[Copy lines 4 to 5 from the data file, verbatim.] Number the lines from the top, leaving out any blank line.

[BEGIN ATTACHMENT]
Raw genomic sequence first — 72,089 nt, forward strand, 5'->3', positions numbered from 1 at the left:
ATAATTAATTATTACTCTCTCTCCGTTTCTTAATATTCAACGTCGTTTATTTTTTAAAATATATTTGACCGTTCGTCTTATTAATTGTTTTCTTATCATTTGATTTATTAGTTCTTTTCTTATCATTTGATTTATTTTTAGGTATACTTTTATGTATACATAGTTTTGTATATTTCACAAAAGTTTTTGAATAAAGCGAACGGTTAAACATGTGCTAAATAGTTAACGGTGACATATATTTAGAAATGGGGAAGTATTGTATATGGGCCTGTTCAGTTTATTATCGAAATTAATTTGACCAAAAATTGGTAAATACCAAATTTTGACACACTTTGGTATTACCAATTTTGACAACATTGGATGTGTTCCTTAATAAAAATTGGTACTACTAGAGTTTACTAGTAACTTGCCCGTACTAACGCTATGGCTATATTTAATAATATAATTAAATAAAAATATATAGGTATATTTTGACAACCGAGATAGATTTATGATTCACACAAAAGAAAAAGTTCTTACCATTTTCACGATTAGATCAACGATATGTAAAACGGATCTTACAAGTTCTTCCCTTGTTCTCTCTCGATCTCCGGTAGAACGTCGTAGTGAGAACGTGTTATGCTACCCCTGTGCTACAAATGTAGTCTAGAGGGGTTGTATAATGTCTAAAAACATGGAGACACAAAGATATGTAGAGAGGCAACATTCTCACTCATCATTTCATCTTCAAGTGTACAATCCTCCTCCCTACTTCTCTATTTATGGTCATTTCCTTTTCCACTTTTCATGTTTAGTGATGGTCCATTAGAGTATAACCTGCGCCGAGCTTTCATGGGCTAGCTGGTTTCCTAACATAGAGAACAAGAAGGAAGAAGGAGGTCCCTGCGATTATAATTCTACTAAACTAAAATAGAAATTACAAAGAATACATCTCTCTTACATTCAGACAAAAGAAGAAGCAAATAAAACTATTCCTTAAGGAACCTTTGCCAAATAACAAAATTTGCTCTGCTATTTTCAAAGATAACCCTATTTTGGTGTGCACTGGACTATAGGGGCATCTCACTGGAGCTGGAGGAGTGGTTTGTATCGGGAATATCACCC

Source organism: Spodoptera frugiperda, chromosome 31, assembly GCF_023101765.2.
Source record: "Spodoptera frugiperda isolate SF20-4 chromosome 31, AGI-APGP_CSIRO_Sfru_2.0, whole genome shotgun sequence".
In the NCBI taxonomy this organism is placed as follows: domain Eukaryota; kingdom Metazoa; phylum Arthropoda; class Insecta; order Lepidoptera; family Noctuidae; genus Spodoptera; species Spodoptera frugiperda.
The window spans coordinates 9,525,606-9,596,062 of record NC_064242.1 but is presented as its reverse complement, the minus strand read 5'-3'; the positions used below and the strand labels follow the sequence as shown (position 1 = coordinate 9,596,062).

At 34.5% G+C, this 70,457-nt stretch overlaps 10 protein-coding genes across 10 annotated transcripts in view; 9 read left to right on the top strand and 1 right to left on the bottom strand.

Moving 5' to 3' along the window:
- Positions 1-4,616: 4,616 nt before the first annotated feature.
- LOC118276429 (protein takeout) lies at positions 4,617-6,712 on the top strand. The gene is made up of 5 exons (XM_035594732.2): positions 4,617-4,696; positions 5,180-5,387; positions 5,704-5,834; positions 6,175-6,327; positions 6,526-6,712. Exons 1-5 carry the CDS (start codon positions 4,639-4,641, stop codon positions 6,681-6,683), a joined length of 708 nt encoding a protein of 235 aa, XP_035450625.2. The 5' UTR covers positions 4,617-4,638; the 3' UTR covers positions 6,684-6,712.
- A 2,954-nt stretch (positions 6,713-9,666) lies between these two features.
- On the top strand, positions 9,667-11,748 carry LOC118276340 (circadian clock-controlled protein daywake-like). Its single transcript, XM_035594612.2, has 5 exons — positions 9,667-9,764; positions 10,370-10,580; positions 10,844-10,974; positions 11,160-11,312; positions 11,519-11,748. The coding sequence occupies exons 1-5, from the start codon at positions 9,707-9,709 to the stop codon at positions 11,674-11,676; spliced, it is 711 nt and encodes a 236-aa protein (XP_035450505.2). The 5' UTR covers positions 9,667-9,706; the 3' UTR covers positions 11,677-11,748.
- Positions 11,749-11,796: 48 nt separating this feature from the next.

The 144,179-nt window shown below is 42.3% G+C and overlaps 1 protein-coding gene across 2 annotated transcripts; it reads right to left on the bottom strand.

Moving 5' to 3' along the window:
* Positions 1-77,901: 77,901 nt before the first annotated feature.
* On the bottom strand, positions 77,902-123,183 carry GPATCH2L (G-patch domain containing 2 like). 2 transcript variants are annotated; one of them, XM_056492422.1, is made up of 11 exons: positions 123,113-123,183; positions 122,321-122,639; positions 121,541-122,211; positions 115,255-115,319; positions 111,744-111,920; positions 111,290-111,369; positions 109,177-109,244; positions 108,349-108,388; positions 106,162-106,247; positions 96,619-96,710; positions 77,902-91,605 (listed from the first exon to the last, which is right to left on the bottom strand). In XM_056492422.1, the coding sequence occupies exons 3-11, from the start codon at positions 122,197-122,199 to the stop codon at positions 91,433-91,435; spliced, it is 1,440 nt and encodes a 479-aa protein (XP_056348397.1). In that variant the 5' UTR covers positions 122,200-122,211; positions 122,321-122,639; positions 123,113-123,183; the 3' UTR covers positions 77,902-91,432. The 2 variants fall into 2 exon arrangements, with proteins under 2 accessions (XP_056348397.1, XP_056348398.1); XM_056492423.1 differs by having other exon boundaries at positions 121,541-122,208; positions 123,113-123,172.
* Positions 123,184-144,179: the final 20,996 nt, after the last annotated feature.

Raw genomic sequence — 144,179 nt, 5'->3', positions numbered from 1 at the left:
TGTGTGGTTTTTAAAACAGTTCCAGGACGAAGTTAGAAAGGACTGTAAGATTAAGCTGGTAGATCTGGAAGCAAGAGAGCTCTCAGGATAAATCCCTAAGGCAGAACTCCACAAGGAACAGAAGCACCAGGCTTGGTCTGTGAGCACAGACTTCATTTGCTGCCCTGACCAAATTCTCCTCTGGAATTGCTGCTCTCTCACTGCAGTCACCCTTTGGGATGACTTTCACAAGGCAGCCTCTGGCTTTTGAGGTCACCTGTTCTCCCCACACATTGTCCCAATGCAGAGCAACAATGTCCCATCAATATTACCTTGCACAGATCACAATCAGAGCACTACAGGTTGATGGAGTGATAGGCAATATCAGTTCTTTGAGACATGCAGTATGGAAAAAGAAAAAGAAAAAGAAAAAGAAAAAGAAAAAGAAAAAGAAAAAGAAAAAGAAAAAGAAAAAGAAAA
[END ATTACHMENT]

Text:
Source record: "Spodoptera frugiperda isolate SF20-4 chromosome 31, AGI-APGP_CSIRO_Sfru_2.0, whole genome shotgun sequence".
In the NCBI taxonomy this organism is placed as follows: domain Eukaryota; kingdom Metazoa; phylum Arthropoda; class Insecta; order Lepidoptera; family Noctuidae; genus Spodoptera; species Spodoptera frugiperda.